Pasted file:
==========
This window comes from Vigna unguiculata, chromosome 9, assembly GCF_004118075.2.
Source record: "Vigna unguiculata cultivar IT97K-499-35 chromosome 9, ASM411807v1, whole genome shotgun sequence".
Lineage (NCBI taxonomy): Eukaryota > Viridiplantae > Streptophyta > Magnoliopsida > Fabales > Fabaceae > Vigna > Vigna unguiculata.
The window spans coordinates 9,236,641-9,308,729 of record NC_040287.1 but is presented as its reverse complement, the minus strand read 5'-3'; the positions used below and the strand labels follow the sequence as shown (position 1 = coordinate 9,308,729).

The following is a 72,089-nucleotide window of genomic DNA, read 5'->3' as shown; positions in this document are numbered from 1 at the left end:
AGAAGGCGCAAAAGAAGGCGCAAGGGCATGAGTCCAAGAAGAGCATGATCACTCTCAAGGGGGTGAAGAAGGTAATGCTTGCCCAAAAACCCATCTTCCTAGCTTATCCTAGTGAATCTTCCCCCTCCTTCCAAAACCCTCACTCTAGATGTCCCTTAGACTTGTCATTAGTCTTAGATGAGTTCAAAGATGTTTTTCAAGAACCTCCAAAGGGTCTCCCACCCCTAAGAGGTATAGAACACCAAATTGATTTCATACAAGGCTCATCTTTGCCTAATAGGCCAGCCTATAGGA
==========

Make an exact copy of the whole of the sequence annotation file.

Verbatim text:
This window comes from Vigna unguiculata, chromosome 9, assembly GCF_004118075.2.
Source record: "Vigna unguiculata cultivar IT97K-499-35 chromosome 9, ASM411807v1, whole genome shotgun sequence".
Lineage (NCBI taxonomy): Eukaryota > Viridiplantae > Streptophyta > Magnoliopsida > Fabales > Fabaceae > Vigna > Vigna unguiculata.
The window spans coordinates 9,236,641-9,308,729 of record NC_040287.1 but is presented as its reverse complement, the minus strand read 5'-3'; the positions used below and the strand labels follow the sequence as shown (position 1 = coordinate 9,308,729).

The following is a 72,089-nucleotide window of genomic DNA, read 5'->3' as shown; positions in this document are numbered from 1 at the left end:
AGAAGGCGCAAAAGAAGGCGCAAGGGCATGAGTCCAAGAAGAGCATGATCACTCTCAAGGGGGTGAAGAAGGTAATGCTTGCCCAAAAACCCATCTTCCTAGCTTATCCTAGTGAATCTTCCCCCTCCTTCCAAAACCCTCACTCTAGATGTCCCTTAGACTTGTCATTAGTCTTAGATGAGTTCAAAGATGTTTTTCAAGAACCTCCAAAGGGTCTCCCACCCCTAAGAGGTATAGAACACCAAATTGATTTCATACAAGGCTCATCTTTGCCTAATAGGCCAGCCTATAGGA